It was the girl's father, prominent businessman and Kennedy contributor Paul Verrochi, who confronted his daughter about the affair, after being told of it by neighbors, according to press reports. Despite an upbringing that included a uniformed chauffeur, Verrochi's daughter began baby sitting the Kennedy children when she was at the local middle school. According to longtime Cohasset resident Dan Collins, the two families were such good friends that "Michael Kennedy would call her parents and say they were going to be out late and that she should just sleep over." The teenager ended the relationship shortly before leaving for Boston University last fall.

Joe's scandal didn't have to happen. He had got divorced in 1991 with no electoral downdraft. As Irish luck would have it, he had married a woman much like the woman who married dear old Granddad: silent in the face of a raw pursuit of power and pleasure. When the marriage ended, Sheila didn't utter a peep, not even asking for alimony. For the sake of the children, she stayed in the Boston area, moving into a rundown house in Cambridge, which she renovated. When Joe soon took up with an aide in his office, Beth Kelly, Sheila said nothing; when he married her, Sheila wished the couple well.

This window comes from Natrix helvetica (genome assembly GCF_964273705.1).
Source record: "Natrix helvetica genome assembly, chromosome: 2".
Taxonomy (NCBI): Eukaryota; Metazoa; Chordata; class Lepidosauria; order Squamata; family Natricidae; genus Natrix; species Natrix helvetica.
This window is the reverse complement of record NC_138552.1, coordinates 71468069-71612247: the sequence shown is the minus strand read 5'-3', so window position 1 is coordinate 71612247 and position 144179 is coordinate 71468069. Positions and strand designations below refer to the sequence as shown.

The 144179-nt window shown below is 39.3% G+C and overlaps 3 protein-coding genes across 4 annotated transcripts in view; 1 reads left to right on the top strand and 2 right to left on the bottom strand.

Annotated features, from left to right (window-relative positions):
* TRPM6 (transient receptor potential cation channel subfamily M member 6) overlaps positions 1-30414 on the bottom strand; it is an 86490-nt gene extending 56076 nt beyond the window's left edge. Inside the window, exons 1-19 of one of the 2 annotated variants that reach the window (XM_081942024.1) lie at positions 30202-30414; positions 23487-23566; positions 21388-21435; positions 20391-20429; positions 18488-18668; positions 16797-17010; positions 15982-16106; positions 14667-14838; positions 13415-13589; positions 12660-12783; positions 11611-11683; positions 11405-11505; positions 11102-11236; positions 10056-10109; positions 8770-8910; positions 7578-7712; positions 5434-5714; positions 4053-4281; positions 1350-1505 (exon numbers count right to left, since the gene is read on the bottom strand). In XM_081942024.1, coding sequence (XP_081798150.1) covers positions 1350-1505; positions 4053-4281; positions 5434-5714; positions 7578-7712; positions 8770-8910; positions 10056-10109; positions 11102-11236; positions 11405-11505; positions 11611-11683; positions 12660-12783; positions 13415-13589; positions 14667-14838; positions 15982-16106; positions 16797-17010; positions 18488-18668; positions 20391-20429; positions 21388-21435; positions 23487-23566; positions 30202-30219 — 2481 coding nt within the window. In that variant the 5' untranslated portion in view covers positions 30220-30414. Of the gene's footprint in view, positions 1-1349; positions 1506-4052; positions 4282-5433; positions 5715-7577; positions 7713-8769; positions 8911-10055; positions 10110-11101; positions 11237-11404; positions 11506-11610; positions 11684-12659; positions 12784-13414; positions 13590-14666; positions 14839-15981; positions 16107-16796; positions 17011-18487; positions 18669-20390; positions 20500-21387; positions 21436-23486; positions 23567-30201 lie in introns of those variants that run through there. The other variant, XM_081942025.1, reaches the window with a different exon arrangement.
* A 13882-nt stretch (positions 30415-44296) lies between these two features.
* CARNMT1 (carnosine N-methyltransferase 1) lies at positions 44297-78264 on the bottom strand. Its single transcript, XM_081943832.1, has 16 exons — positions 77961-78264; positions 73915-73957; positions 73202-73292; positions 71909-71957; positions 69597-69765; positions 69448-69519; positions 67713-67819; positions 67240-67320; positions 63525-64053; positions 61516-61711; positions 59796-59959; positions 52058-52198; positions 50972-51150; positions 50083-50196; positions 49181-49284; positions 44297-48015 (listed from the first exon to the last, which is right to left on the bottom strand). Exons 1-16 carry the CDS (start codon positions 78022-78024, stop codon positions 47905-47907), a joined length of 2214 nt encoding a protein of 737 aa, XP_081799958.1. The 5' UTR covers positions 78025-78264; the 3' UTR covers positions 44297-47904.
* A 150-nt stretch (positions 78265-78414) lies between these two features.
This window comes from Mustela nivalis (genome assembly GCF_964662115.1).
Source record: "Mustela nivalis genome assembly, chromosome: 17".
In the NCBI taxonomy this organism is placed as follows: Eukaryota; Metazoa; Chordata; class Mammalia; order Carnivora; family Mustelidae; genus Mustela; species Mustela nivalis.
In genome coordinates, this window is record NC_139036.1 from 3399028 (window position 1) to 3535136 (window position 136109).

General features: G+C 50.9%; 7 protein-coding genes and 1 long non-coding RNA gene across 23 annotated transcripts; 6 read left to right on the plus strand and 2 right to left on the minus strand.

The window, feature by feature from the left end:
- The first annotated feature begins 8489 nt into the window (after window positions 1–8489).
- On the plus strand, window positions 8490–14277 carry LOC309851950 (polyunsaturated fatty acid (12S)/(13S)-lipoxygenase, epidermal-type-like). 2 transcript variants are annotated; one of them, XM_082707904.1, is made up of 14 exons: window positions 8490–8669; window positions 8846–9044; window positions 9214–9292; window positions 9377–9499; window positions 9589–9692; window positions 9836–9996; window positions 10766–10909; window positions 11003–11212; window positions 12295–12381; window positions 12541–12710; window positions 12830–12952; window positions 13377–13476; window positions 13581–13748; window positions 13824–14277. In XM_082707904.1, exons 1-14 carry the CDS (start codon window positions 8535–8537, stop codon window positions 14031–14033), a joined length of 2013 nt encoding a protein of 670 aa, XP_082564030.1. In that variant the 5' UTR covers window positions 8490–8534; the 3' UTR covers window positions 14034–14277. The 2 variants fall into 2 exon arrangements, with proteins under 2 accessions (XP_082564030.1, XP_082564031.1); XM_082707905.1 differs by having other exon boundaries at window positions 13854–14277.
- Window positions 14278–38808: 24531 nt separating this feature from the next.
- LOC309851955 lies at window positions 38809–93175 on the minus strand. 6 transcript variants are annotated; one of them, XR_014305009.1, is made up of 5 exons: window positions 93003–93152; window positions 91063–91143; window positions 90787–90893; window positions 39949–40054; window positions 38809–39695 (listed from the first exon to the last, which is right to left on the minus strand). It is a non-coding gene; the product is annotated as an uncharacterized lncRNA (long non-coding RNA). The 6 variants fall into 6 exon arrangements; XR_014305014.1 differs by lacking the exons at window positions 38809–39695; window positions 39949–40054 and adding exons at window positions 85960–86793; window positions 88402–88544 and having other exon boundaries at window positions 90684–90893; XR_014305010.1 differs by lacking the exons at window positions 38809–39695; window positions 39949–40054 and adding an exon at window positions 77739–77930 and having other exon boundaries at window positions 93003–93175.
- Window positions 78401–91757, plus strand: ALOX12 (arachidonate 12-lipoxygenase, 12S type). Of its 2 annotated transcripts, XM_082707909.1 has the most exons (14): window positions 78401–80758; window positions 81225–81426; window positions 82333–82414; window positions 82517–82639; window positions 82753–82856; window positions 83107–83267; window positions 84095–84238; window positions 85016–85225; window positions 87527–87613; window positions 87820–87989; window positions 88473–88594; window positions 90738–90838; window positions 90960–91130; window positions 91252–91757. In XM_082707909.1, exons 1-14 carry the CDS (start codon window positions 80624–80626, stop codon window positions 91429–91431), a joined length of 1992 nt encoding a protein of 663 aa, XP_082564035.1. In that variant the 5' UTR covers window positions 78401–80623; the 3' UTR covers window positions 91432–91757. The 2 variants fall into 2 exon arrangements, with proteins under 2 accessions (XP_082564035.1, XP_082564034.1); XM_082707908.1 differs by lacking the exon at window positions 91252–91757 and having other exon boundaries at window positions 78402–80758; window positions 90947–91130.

But being a Kennedy means never having to leave well enough alone. Joe wanted to remain in the church, so he was willing to say that because he'd lacked "due discretion," he had never really been married. When Sheila got a curt notice of the annulment proceeding from the Boston archdiocese, she proceeded to fight. In an interview she explained that nobody "has ever been able to convince me that an annulment was in the best interest of the children, so the argument that was used to keep me in line before didn't cut the mustard this time."

Another Massachusetts politician, Senator John Kerry, married to 57-varieties heir Teresa Heinz, shocked his former wife of 12 years in November when she was notified of his annulment filing. And although Senator Edward Kennedy won't say whether his first marriage was annulled, he did take Communion at his mother's funeral and maintains that his "second marriage had been blessed by the church."

Like a recession, a scandal is best early in an election cycle. A Globe/WBZ-TV poll last week found that Joe Kennedy was viewed negatively by 39% of voters. In the 1994 Senate elections Ted Kennedy's negatives were above 50%, yet he easily won re-election, thanks in part to a second marriage that restored his soul.

Local analysts believe Joe will regain his lead, though without Michael as campaign chairman. A year from now, Michael and the Baby Sitter and Joe and the Annulment will have joined Amy and Joey and Donald and Marla in the landfill of tabloid dreck. And to paraphrase Senator Kennedy's speech at the Democratic National Convention in 1980, the teeth still sparkle, the hair is thick, and the dream will never die.